Units target ER waits
As part of an ongoing strategy to reduce hospital emergency wait times,the province announced a new 12-unit Medical Assessment Unit (MAU) atthe city’s Rockyview General Hospital.
As part of an ongoing strategy to reduce hospital emergency wait times, the province announced a new 12-unit Medical Assessment Unit (MAU) at the city’s Rockyview General Hospital.
Set to open this summer, the centre will cost $1.75 million annually and will be staffed by approximately 15 nurses, doctors and other health staff, according to Alberta Health Minister Gene Zwozdesky.
“After visiting several emergency departments across the province ... I saw the challenges they are facing and this should help to address some of those challenges,” he said.
A similar 12-to-16 bed MAU is also set to open at an Edmonton hospital in May.
The unit will provide space for patients who need longer care or to be admitted into the hospital, easing wait times in emergency waiting rooms, said Stephen Duckett, CEO of Alberta Health Services.
“This is not the only answer; it’s not that simple. But this is definitely part of the solution and a first of its kind in Alberta,” Duckett said of the Australian-modelled plan.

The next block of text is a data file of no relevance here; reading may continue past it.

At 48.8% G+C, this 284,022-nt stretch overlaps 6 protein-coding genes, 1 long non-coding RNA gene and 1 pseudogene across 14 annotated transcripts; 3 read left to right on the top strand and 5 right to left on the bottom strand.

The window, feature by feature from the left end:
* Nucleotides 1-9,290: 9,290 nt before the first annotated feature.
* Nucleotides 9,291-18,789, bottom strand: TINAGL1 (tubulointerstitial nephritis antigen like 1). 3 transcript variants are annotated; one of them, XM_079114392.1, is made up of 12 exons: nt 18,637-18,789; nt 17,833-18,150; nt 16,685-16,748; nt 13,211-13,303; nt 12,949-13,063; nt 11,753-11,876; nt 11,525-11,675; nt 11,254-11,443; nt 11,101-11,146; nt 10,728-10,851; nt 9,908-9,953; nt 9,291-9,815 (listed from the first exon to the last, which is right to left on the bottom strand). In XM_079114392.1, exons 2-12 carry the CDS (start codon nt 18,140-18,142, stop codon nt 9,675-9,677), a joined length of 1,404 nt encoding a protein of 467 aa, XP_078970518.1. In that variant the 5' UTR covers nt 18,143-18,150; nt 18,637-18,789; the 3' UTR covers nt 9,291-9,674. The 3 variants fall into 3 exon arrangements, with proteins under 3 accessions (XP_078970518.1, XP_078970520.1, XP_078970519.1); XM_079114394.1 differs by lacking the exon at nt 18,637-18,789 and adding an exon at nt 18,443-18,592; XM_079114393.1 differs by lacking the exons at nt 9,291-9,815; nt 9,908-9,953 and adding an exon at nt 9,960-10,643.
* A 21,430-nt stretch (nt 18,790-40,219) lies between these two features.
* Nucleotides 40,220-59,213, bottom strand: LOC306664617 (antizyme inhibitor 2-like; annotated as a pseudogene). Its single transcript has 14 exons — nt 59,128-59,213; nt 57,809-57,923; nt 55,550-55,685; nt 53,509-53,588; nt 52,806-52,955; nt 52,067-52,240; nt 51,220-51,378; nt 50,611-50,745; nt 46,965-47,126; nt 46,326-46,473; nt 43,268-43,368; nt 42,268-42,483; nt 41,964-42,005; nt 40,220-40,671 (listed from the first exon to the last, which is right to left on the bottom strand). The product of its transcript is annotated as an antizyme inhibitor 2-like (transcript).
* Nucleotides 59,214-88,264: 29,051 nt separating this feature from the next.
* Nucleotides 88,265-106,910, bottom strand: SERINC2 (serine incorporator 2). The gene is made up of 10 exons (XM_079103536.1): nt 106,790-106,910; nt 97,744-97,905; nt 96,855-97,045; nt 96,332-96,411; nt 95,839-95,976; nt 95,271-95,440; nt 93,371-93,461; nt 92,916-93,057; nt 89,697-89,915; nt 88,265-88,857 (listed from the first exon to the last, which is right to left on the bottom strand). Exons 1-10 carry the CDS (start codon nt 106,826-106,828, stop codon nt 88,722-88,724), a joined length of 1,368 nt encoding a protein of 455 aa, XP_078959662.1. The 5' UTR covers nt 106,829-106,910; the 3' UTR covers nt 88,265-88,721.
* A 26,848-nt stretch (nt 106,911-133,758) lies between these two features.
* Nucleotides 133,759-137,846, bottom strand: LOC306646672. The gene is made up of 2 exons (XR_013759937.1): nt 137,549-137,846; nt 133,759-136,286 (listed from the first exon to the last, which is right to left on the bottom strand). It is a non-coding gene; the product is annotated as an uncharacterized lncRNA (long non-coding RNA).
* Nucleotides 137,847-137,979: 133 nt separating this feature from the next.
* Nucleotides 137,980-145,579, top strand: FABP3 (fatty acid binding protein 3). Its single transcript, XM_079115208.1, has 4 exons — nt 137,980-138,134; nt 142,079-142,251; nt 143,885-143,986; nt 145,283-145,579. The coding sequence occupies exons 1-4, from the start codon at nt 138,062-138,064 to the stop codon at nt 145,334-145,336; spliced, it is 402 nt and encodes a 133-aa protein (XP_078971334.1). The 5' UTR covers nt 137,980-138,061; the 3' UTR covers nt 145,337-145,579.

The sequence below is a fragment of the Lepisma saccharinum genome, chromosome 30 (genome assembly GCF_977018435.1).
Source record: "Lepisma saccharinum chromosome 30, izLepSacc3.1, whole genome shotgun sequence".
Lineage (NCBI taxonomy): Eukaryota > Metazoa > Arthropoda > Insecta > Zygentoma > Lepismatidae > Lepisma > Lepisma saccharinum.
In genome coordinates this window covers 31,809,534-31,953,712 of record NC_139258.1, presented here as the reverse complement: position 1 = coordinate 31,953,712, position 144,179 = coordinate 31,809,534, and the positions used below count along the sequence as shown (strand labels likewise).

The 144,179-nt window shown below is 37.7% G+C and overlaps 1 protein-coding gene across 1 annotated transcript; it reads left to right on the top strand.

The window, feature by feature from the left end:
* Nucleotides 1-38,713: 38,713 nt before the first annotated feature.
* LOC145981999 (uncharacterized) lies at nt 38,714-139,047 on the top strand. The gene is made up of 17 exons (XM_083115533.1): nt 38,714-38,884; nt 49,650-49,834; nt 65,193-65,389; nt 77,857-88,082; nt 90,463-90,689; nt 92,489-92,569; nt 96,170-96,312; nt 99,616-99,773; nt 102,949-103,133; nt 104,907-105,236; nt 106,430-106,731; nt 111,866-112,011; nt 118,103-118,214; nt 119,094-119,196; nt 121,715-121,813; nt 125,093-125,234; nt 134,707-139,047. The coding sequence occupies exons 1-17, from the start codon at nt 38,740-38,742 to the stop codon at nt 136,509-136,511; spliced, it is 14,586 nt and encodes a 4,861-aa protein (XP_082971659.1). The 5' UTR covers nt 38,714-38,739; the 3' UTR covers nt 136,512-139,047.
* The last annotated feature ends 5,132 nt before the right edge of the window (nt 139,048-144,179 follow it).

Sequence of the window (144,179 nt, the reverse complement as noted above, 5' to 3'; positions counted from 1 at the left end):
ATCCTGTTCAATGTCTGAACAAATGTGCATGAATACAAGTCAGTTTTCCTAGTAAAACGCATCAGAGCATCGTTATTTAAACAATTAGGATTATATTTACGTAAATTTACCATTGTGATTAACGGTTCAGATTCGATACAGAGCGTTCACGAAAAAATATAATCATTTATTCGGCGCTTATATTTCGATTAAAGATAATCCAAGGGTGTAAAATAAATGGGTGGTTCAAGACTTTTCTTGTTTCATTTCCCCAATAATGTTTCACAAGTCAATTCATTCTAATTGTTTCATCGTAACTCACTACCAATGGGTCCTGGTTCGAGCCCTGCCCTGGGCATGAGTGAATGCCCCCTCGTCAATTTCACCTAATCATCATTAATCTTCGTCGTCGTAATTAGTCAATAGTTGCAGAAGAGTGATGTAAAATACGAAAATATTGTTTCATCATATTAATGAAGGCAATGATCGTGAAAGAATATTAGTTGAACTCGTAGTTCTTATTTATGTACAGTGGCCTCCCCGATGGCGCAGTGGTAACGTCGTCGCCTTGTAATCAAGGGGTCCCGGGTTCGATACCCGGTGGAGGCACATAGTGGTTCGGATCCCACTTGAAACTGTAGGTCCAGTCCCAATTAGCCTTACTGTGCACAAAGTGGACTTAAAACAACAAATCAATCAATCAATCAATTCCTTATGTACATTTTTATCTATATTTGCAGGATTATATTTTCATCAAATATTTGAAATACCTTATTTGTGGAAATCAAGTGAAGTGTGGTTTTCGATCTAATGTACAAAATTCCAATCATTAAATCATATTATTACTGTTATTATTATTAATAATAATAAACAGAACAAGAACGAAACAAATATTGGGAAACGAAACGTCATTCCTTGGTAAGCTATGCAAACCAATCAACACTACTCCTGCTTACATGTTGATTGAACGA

The province aims to reduce wait times in the next three years for complex cases from 16 hours to eight hours, and 5.6 hours to four for less-complex cases, according to the health minister, but he added it won’t happen overnight.
“We have a congested system,” Zwozdesky said.
Friends of Medicare’s David Eggen finds the province’s plan interesting but said the real issue is a shortage of acute-care beds.
“It’s a good idea to reduce wait times, but really they should be creating more acute-care beds. They are not really solving the problem,” he said.